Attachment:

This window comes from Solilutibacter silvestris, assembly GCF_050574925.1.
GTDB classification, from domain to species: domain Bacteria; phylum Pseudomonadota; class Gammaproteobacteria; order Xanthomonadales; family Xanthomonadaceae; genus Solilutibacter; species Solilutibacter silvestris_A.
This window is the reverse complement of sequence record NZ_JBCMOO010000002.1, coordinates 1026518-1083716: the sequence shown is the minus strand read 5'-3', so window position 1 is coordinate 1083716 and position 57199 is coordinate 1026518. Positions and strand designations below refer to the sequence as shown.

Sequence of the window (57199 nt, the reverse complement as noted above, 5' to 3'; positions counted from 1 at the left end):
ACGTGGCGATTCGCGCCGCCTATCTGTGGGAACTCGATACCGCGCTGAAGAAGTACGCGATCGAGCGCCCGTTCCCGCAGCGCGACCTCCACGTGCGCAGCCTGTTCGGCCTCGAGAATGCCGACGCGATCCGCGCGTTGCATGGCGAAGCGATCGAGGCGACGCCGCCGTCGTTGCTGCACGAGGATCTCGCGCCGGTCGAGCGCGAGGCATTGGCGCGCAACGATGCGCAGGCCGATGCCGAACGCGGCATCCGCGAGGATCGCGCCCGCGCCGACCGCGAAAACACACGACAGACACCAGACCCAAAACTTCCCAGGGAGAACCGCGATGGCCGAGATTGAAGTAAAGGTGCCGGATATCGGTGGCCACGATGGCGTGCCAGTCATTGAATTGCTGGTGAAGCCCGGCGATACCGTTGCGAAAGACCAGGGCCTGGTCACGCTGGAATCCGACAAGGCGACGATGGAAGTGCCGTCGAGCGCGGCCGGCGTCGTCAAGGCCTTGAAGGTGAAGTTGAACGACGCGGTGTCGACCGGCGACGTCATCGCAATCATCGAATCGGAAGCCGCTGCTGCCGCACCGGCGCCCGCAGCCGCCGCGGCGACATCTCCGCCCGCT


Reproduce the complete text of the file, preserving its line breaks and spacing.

This window comes from Solilutibacter silvestris, assembly GCF_050574925.1.
GTDB classification, from domain to species: domain Bacteria; phylum Pseudomonadota; class Gammaproteobacteria; order Xanthomonadales; family Xanthomonadaceae; genus Solilutibacter; species Solilutibacter silvestris_A.
This window is the reverse complement of sequence record NZ_JBCMOO010000002.1, coordinates 1026518-1083716: the sequence shown is the minus strand read 5'-3', so window position 1 is coordinate 1083716 and position 57199 is coordinate 1026518. Positions and strand designations below refer to the sequence as shown.

Sequence of the window (57199 nt, the reverse complement as noted above, 5' to 3'; positions counted from 1 at the left end):
ACGTGGCGATTCGCGCCGCCTATCTGTGGGAACTCGATACCGCGCTGAAGAAGTACGCGATCGAGCGCCCGTTCCCGCAGCGCGACCTCCACGTGCGCAGCCTGTTCGGCCTCGAGAATGCCGACGCGATCCGCGCGTTGCATGGCGAAGCGATCGAGGCGACGCCGCCGTCGTTGCTGCACGAGGATCTCGCGCCGGTCGAGCGCGAGGCATTGGCGCGCAACGATGCGCAGGCCGATGCCGAACGCGGCATCCGCGAGGATCGCGCCCGCGCCGACCGCGAAAACACACGACAGACACCAGACCCAAAACTTCCCAGGGAGAACCGCGATGGCCGAGATTGAAGTAAAGGTGCCGGATATCGGTGGCCACGATGGCGTGCCAGTCATTGAATTGCTGGTGAAGCCCGGCGATACCGTTGCGAAAGACCAGGGCCTGGTCACGCTGGAATCCGACAAGGCGACGATGGAAGTGCCGTCGAGCGCGGCCGGCGTCGTCAAGGCCTTGAAGGTGAAGTTGAACGACGCGGTGTCGACCGGCGACGTCATCGCAATCATCGAATCGGAAGCCGCTGCTGCCGCACCGGCGCCCGCAGCCGCCGCGGCGACATCTCCGCCCGCT